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5 small business finance measures you need to know

Small business owners have a lot on their plate, and finances are only one part of the puzzle. Even if you outsource your bookkeeping and accounting, it’s still important to understand the numbers that tell your business story.

Getting across these five key financial measures helps put you on the path to business growth (and maybe you’ll sleep a little better too).

1. Cash flow – what’s coming in and going out?

The basic equation: money you’re taking in – operating expenses = cash flow.

It’s a snapshot at any given time, but it’s about more than having money in the till at the end of the week. Cash flow is particularly important when you have staff to pay as payroll waits for no one.

Cash flow can cause big challenges for small business. But don’t panic, plenty of businesses experience cash flow hurdles when they’re new or seasonal, and because income is hard to predict.

Negative cash flow can even be a good thing if it happens because you’re investing in business growth. It’s easily managed with a small business loan, and you can get back on track quick smart.

Improving your cash flow: Think about making it easier for both your customers and suppliers to pay you. Online transactions are simpler for everyone, and your cash is on hand quicker.

2. Profit and loss – how’s your financial health?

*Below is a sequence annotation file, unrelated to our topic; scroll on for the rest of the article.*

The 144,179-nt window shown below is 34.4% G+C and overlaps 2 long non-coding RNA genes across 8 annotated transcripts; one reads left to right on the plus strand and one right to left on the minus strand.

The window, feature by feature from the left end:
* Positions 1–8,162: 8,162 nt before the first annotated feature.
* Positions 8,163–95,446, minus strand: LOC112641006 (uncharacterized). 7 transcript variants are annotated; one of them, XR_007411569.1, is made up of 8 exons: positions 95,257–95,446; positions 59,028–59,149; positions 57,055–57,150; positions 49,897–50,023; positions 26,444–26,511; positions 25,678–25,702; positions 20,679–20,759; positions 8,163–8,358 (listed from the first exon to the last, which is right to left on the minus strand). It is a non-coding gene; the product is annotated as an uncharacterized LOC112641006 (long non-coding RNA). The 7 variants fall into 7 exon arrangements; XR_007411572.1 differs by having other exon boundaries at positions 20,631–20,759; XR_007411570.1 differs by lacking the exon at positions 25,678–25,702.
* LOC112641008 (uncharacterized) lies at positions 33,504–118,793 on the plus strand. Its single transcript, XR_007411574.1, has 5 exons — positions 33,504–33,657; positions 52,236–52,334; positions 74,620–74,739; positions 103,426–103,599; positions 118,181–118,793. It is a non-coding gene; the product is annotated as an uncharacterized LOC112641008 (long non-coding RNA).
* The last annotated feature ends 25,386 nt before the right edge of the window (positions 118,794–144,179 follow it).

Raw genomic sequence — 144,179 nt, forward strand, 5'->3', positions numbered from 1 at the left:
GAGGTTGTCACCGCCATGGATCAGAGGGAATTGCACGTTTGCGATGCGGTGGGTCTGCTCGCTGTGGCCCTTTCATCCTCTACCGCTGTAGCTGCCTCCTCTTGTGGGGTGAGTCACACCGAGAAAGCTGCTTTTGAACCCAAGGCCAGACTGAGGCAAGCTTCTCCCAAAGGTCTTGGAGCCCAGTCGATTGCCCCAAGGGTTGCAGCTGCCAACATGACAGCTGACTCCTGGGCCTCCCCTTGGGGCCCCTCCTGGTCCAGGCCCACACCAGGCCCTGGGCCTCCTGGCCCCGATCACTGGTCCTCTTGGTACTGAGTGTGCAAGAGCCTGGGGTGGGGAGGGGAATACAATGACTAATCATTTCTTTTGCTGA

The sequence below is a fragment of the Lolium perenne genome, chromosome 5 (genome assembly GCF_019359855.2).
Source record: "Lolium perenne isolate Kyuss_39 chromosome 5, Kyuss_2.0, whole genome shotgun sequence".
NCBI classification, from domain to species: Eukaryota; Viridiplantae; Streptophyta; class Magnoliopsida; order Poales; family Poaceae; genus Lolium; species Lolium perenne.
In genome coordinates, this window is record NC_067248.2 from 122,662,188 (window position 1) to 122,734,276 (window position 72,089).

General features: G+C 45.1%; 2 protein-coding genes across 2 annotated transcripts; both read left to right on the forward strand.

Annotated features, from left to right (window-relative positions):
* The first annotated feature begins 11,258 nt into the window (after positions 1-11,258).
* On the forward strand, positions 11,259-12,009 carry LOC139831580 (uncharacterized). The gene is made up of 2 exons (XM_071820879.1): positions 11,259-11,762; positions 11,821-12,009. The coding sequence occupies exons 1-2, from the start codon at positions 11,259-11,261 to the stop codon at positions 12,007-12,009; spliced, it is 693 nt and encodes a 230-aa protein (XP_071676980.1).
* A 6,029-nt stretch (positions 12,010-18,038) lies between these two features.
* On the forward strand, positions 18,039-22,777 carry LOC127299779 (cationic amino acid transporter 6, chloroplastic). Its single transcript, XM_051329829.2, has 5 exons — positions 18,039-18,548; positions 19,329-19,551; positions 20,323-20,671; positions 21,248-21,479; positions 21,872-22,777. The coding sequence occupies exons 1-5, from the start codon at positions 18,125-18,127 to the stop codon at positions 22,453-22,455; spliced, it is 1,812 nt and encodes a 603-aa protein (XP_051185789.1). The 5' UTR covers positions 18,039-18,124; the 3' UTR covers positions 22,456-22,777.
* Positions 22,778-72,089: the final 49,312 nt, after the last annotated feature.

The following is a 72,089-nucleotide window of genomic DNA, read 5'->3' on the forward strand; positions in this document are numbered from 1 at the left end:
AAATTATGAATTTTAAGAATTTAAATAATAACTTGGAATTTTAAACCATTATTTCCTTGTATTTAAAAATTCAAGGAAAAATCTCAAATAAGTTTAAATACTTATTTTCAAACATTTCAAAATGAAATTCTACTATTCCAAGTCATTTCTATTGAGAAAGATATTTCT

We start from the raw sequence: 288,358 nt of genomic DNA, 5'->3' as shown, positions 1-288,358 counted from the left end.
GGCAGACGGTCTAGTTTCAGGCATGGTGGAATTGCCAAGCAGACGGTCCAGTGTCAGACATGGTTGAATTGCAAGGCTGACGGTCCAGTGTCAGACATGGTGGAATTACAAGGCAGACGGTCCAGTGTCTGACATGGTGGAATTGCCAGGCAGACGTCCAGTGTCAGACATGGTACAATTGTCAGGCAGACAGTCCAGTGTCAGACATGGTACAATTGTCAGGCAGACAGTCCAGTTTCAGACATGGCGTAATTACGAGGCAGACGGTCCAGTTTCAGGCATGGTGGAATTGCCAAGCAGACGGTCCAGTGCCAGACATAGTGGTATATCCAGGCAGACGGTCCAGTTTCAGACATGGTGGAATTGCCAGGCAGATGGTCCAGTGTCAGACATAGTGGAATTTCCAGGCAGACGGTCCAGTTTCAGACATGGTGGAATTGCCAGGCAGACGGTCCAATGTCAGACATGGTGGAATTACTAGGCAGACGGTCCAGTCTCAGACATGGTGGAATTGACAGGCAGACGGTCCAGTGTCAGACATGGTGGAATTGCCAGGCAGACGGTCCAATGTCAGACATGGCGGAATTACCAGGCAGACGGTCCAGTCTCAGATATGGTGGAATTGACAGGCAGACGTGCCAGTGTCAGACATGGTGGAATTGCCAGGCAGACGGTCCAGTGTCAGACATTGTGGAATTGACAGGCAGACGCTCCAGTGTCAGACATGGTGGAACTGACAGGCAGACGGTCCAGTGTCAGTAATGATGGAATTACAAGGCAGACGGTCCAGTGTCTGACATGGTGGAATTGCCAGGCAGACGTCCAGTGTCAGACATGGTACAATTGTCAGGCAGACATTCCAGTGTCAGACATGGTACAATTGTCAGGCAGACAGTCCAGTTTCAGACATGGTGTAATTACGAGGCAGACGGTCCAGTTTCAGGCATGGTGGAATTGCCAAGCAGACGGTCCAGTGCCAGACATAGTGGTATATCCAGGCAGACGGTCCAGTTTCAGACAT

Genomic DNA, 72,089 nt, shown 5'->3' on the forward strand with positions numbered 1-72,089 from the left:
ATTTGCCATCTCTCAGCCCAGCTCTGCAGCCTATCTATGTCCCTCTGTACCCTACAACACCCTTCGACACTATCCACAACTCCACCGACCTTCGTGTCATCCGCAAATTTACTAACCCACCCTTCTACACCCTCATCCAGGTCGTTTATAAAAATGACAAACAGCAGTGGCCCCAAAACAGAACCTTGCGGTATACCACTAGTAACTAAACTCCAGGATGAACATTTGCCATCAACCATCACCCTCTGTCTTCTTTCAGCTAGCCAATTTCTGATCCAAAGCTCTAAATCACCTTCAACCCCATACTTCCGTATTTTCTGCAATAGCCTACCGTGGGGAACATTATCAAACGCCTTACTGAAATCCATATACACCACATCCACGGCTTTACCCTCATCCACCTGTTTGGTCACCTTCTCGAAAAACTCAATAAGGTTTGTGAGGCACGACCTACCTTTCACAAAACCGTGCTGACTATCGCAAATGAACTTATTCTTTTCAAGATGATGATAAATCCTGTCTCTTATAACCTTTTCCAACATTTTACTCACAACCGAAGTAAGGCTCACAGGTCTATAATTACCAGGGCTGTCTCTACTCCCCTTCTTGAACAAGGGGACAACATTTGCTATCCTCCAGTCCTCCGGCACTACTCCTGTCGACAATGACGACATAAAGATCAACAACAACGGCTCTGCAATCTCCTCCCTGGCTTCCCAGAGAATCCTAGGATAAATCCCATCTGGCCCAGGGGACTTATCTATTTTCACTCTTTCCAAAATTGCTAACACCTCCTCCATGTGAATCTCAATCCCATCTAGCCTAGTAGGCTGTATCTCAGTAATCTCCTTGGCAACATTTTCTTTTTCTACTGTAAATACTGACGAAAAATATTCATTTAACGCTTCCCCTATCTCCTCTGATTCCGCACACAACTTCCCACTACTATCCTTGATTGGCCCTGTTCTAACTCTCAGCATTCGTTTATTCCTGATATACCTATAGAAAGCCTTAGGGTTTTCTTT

A profit and loss statement, or P&L, is statement is similar to a cash flow statement – it shows your operating expenses and your revenue. The difference is, a P&L statement is generally a snapshot over a longer period (like a month or the financial year) and includes things like depreciation, receivables and inventory.

While cash flow can be sporadic, and it’s normal to go through times when things don’t quite add up, a P&L statement digs deeper into the financial performance of your business. If your P&L is in decline month after month, and you make a loss over the year, you need some help.

Improving your P&L: Everything you do as part of your business contributes towards your profit and loss. Not every business makes a profit right away. But if things aren’t adding up, or you’ve hit a plateau, think about getting some professional financial advice from your accountant. They’ll be able to help you put together a financial plan for your business.

3. Accounts Receivable Ageing – who pays on time?

Don’t be put off; it’s not as complicated as it sounds.

Not all customers are created equal. Most cloud accounting software will let you run an Accounts Receivable Ageing (Aged AR) report to see who pays their bills on time and who doesn’t. It gives you a look at the financial health of your customers, and where you’re spending time chasing payments.

If a customer consistently pays late and needs a follow-up for every invoice, weigh up their value. It may mean you prioritise other customers if you’re busy and need to make a choice.

Improving your Aged AR: Check out your payment terms and conditions and think about:

  • invoicing in advance or as goods and services are provided